Have a Nice Death takes players into a whimsical underworld

There's nothing funny about dying, but you can at least have a few laughs at Have a Nice Death, which is a lighthearted roguelike romp into the underworld.


When business is booming, there's hardly time to take a vacation. Things need to get done. The capitalist machine needs to keep rolling, and so on, and so forth. That apparently also proves true for the death industry. Business has never been better for the Grim Reaper (given the current state of the world, nobody should be surprised), but unfortunately, that means the underworld is overflowing. Death himself has to investigate, leading into the 2D action roguelike, Have a Nice Death, from the team at Magic Design Studios.

Have a Nice Death pits Death against the overenthusiastic employees at Death Incorporated, who have taken far too many souls from Earth. Players are almost certain to draw comparisons to another underworld-themed roguelite, Hades. However, Have a Nice Death almost immediately sets itself apart with its 2D traversal, as well as with its beautiful hand-drawn art style. One thing this game does share in common with Supergiant's breakout hit is a fluid combat system.

Have a Nice Death preview

Death faces down his foes with his mighty scythe, but expect to see numerous other weapons over the course of the game's life cycle. There are over 30 weapons to master, as well as a slew of spells to learn. This is another area where Have a Nice Death starts to carve its own path. Death has three attack buttons and they can each be tied to a different weapon. Beyond the standard scythe, expect to find larger swords, massive hammers, and ranged spears. The differences between many of these weapons are subtle, but knowing which one to use in any given situation will go a long way towards advancing to the areas in the game. The weapons start out fun, but there's always room for improvement, as evidenced by the ability to upgrade each of them.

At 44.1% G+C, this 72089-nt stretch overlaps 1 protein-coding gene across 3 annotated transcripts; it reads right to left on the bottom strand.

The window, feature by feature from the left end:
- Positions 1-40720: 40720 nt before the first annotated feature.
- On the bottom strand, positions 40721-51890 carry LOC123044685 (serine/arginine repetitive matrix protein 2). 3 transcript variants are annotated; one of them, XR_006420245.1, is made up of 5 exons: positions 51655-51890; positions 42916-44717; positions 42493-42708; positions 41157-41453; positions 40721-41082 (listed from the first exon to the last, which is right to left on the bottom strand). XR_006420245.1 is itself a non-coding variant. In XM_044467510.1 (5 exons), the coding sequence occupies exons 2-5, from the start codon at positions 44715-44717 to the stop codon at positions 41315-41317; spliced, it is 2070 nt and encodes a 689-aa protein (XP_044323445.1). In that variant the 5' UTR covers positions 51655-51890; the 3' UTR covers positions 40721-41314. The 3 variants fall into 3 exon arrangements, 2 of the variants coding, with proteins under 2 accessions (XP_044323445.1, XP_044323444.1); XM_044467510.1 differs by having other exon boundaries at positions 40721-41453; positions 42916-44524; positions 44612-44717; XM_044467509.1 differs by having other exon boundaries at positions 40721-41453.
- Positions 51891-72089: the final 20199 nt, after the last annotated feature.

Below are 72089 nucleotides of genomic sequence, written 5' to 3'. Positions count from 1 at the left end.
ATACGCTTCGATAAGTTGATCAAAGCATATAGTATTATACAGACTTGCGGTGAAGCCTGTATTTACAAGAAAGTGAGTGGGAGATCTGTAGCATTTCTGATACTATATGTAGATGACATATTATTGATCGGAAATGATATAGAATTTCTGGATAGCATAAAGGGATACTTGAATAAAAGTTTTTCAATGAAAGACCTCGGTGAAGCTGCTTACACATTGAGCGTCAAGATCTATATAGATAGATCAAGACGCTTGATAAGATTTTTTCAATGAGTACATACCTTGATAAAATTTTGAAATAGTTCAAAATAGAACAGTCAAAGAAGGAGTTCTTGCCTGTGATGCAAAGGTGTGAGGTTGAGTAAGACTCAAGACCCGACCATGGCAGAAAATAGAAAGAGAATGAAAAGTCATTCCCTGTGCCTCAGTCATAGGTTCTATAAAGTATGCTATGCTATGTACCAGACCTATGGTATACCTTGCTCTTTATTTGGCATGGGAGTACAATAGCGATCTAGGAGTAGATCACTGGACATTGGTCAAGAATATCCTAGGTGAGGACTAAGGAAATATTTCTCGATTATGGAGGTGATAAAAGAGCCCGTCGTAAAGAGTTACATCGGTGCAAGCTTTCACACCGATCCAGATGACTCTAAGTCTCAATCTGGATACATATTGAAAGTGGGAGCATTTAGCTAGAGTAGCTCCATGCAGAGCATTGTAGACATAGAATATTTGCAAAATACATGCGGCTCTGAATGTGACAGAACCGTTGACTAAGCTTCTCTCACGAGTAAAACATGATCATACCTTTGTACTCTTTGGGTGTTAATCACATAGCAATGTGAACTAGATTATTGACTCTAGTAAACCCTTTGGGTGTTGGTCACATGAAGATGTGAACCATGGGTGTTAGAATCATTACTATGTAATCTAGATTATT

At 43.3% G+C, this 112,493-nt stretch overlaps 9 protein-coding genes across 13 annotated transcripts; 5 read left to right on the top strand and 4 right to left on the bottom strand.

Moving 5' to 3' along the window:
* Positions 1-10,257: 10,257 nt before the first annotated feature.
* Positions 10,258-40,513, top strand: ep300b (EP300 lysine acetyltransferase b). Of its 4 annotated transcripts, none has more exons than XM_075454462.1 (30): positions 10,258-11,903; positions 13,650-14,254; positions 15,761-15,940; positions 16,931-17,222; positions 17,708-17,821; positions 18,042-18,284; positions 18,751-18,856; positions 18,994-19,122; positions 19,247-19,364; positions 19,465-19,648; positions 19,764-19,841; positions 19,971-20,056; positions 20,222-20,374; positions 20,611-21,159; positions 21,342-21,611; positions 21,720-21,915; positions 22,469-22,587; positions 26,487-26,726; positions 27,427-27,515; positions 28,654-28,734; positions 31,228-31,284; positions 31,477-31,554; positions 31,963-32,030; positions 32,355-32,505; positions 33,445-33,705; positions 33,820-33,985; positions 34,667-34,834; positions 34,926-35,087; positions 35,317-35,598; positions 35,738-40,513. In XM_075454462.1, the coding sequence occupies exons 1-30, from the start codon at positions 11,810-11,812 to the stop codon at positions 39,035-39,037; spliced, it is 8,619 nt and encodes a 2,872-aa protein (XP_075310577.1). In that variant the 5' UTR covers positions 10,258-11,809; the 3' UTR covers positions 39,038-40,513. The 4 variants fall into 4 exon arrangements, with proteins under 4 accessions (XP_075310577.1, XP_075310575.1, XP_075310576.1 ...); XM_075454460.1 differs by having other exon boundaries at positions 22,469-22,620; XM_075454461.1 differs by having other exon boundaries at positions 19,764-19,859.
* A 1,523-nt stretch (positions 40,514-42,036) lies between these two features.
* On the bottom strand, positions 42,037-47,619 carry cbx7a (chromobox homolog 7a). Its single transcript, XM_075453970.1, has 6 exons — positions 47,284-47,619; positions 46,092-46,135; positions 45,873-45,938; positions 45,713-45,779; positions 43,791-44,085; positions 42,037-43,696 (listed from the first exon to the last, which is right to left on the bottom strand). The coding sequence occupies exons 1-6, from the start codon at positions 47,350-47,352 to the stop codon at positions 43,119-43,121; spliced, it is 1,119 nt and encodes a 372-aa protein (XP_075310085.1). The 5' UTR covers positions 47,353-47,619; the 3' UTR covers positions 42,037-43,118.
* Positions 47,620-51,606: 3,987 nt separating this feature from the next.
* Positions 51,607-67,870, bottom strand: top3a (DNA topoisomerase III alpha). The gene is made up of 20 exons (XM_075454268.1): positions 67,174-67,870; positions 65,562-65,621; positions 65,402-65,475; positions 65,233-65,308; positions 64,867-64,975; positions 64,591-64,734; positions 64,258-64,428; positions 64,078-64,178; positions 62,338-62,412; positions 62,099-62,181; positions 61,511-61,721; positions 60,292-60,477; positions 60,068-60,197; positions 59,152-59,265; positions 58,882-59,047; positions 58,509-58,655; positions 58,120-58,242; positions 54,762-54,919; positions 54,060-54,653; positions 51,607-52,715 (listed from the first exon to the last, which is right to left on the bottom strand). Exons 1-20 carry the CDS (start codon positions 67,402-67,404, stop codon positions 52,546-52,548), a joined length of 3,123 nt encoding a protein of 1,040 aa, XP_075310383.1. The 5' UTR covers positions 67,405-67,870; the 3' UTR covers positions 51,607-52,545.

Death also has another tool that proves valuable. Players can utilize a dash to help reach distant platforms, but it also ends up being a useful tool in battle. Many of the game's early enemies will telegraph their attacks and the dash can not only help avoid incoming blows, but it can also help Death position himself behind a foe for a strike from behind.

In a field of overcrowded roguelikes, Have a Nice Death looks to stand out with its art style and its penchant for humor. The characters are adorable and the dialogue is good for some laughs. The off-the-wall workers of Death Incorporated can be found throughout each run and Death's interactions with them are a hoot. Death likewise has some humorous exchanges with the underworld's bosses, called Sorrows, who each have their own distinct personalities.

One thing to note about Have a Nice Death at the pre-release stage is that it has a few undesirable mechanics on display. For one thing, the game takes an idea from fighting games and uses the concept of gray health. That means it's possible to recover health, but only up to a certain point. While that's fine, given that this is a roguelike, it does often leave players at the mercy of luck and RNG. Take a few unlucky hits and that health recovery item in your inventory will be a waste, especially since it's gone at the end of your run anyway. Worse, there's no way to improve your character between runs. While it is possible to upgrade weapons, you still have to find them over the course of your run. That means you could upgrade a specific weapon, but go the entirety of your next run (or several runs) without ever finding it. Yes, this game is a roguelike, but the randomness element feels omnipresent, more than it does in other games of this genre.

Death's journey is only just getting started, as Magic Design Studios will look to improve on the game in the months ahead. You can learn more about that from our recent interview. Have a Nice Death is currently available on Steam Early Access. The full release is coming soon to PC.

Senior Editor

Ozzie has been playing video games since picking up his first NES controller at age 5. He has been into games ever since, only briefly stepping away during his college years. But he was pulled back in after spending years in QA circles for both THQ and Activision, mostly spending time helping to push forward the Guitar Hero series at its peak. Ozzie has become a big fan of platformers, puzzle games, shooters, and RPGs, just to name a few genres, but he’s also a huge sucker for anything with a good, compelling narrative behind it. Because what are video games if you can't enjoy a good story with a fresh Cherry Coke?

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